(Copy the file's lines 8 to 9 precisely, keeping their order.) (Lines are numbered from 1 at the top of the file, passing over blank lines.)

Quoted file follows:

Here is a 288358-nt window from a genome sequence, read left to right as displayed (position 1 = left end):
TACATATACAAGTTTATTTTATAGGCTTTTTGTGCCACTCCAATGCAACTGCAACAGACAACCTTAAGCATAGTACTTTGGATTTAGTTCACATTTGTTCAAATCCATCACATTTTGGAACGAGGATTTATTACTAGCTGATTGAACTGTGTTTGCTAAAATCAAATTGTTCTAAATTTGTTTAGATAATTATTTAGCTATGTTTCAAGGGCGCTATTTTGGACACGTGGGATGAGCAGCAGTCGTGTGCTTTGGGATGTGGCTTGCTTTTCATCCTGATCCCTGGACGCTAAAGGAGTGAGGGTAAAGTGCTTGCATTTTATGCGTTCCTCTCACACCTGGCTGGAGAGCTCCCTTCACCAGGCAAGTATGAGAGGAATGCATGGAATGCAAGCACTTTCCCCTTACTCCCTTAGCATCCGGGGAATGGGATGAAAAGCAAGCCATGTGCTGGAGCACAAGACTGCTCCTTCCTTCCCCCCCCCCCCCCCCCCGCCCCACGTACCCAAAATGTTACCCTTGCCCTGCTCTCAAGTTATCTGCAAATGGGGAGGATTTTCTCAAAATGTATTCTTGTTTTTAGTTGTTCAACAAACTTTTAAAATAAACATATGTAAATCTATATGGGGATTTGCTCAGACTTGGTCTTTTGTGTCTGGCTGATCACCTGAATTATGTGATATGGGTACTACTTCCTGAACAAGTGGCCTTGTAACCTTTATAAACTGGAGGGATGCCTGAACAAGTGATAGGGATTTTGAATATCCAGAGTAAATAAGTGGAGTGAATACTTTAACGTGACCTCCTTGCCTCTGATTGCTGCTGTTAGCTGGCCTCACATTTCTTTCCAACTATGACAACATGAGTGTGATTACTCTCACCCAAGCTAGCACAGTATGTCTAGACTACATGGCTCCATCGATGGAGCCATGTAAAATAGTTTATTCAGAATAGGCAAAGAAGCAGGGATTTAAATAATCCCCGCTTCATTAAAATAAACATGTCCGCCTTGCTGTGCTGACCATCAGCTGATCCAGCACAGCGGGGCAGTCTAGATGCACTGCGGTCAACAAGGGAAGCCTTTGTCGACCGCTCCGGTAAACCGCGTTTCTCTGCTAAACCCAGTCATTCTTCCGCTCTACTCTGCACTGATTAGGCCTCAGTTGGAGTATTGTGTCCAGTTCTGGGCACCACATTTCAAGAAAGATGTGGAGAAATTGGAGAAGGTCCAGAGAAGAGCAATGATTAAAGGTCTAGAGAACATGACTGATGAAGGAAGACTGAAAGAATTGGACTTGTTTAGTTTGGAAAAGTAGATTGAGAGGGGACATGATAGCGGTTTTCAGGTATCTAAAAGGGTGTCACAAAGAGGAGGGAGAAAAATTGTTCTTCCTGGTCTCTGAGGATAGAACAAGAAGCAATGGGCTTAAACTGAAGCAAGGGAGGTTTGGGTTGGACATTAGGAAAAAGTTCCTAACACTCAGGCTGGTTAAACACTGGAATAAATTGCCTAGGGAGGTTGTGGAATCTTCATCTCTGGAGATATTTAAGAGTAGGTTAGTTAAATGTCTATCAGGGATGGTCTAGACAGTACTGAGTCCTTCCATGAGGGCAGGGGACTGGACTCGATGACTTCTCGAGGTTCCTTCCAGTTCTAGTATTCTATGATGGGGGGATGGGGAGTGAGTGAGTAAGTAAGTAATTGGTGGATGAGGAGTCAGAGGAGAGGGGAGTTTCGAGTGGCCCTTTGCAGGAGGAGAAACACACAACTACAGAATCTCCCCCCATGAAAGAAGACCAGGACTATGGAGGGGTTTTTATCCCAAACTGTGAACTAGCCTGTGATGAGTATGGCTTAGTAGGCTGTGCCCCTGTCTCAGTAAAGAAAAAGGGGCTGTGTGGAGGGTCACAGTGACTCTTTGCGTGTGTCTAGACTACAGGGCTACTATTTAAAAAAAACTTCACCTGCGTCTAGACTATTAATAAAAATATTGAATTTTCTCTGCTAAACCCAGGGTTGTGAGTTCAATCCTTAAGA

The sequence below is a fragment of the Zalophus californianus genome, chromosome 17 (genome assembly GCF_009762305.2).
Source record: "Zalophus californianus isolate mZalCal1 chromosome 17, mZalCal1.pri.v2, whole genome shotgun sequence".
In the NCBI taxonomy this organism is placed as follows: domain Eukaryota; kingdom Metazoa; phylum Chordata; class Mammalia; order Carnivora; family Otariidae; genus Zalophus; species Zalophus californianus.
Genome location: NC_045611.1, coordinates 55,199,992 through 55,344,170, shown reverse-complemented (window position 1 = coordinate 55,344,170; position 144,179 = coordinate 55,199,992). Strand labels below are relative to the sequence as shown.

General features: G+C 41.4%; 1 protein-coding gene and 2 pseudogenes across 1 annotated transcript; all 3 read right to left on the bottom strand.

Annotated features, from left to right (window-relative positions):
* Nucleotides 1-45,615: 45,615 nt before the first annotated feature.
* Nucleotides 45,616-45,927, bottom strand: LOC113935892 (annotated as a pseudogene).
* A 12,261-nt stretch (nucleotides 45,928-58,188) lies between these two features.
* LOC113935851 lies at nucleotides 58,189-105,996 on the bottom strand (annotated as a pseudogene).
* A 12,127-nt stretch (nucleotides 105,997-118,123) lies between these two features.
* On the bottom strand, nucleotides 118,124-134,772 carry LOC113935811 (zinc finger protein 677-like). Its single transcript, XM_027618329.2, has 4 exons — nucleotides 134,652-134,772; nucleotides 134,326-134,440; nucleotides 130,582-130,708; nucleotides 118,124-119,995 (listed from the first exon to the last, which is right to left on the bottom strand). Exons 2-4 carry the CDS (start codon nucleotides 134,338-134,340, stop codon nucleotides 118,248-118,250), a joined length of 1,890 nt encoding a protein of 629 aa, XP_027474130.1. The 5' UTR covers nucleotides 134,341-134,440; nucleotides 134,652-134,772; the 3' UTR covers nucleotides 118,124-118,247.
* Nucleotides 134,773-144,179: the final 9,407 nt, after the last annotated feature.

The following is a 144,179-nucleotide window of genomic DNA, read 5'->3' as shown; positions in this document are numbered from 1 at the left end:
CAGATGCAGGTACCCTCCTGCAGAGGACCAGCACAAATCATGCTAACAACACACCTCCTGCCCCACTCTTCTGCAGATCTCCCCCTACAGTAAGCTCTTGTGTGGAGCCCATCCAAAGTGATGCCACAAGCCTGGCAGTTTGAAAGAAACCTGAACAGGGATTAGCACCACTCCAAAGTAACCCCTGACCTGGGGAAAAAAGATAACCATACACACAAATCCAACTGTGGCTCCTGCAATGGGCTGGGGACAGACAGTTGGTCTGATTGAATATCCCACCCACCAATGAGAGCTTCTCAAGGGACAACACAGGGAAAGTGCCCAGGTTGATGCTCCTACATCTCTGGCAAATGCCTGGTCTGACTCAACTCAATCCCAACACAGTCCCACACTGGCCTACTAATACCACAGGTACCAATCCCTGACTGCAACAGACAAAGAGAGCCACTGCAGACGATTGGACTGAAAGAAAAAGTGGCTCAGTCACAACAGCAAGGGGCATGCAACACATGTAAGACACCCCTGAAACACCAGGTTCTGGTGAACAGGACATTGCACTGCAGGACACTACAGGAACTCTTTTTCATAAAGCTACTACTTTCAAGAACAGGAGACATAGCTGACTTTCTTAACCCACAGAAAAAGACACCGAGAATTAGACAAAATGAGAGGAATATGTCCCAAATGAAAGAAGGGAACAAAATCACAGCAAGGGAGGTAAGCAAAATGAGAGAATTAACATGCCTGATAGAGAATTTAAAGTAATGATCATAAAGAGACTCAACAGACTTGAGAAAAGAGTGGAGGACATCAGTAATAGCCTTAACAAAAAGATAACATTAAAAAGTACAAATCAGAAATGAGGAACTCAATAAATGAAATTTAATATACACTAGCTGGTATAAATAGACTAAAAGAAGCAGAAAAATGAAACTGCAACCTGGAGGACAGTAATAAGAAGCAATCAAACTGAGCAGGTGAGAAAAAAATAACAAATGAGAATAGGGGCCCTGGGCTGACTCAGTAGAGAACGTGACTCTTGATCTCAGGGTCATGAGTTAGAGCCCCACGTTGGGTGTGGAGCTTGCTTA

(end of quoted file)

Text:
Annotated features, from left to right (window-relative positions):
* Nucleotides 1-45,615: 45,615 nt before the first annotated feature.